A/V technology, particularly as it relates to streaming, has come a long way in a relatively short amount of time. In the last few years, shooting high-quality video has gone from an investment in particularly expensive capture equipment to something achievable by much more practical and affordable equipment, while still producing a high-quality product. However, this great quality has some downsides, including the fact that high quality translates to a very high data rate (or bitrate), with some as high as 5TB an hour! These files are too large for most user’s internet connections, even those who may have incredible download speeds, and most devices your viewers are watching your stream on aren’t designed to play these videos in the format in which they are shot. The solution to all these problems? Video compression.
There are only a few words that have been banned from the StreamSpot offices. The most notorious of them are "buffering" and "freezing". Nothing puts a damper on a live stream quite like a picture-perfect broadcast, only to be interrupted by a few-seconds of a frozen screen.
As Operations Manager at StreamSpot, the number one question I hear from houses of worship is a fairly basic one: “Why should I stream?” It’s a question that all streaming providers in the industry are asked, and from a technology standpoint, we all mostly answer it in a similar way: in addition to discussing the ability to stream in today’s world, we speak about reaching out to those who cannot make it to services, due to difficulty or distance: those who are sick, homebound, traveling, and cannot make it to services. These are all great reasons, but I recently felt compelled to look deeper as to the “why,” not only why from a practicality standpoint, but from a biblical one. I reflected on the underlying question, “what does the Bible say about live streaming?”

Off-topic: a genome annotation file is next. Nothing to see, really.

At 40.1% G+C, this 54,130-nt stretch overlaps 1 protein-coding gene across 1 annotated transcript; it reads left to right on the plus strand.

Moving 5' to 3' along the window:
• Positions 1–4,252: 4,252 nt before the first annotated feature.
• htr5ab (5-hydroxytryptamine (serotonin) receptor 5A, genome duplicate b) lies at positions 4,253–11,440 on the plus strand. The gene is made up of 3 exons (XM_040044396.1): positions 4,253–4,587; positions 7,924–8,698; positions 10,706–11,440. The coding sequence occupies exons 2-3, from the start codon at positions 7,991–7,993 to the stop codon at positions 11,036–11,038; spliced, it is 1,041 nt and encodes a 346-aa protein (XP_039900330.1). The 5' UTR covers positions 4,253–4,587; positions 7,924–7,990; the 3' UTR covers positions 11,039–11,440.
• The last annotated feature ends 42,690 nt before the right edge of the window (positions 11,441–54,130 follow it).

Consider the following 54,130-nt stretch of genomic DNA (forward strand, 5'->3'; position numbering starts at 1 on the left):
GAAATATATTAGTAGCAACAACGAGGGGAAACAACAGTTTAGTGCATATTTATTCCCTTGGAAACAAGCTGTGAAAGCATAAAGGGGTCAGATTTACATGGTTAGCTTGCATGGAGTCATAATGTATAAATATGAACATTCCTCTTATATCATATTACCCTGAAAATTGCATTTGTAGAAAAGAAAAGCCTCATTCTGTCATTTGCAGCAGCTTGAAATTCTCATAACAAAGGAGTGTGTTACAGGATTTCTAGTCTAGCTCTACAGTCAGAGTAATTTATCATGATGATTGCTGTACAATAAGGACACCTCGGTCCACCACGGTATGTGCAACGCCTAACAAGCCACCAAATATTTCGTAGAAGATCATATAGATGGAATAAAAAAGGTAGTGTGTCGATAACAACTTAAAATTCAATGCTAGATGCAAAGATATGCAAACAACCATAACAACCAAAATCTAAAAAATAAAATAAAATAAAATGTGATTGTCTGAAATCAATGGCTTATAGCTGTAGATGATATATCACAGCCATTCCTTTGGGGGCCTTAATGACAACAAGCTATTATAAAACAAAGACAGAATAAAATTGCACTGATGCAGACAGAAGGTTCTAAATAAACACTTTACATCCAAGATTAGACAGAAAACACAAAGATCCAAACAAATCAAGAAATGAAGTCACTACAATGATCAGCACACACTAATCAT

Our Director of Technology, Taron Foxworth, is kicking off a new blog series on streaming basics geared towards broadcasters. This blog post focuses on the definition and impact of bit rates on live streaming.
On September 30, 1929 The British Broadcasting Corporation (BBC) made history by making the world's first live television broadcast. Radio broadcasting was also in its infancy having premiered the first live news program less than a decade earlier (August 31, 1920 by station 8MK in Detroit, Michigan). The development of live radio and television broadcasts was driven by demand for instant news, sports and entertainment. Prior to live broadcasts, these items were mostly obtained on-demand by reading newspapers, sending letters and social interactions.
Almost a century later we are faced with similar circumstances. The Internet has provided consumers with an "always-on" pipeline of infinite, on-demand information. Live streaming is the natural progression of the Internet and live broadcasting. Research predicts that 70% of all live broadcasts will take place on the Internet by 2020 (up from 30% in 2015) In fact, its domination of the market has already started:
- TOTAL INTERNET TRAFFIC IN 2014
- 35% - Netflix
- 14% - YouTube
- 3% - Amazon Prime Instant Video
Over 50% of all Internet traffic in 2014 was consumed by on-demand video streaming. The simplicity of streaming revolutionized the on-demand video market and the same will happen with live broadcasting. Don't believe us? Just ask Blockbuster what happened to all of their video stores.
Topics: Live Streaming Overview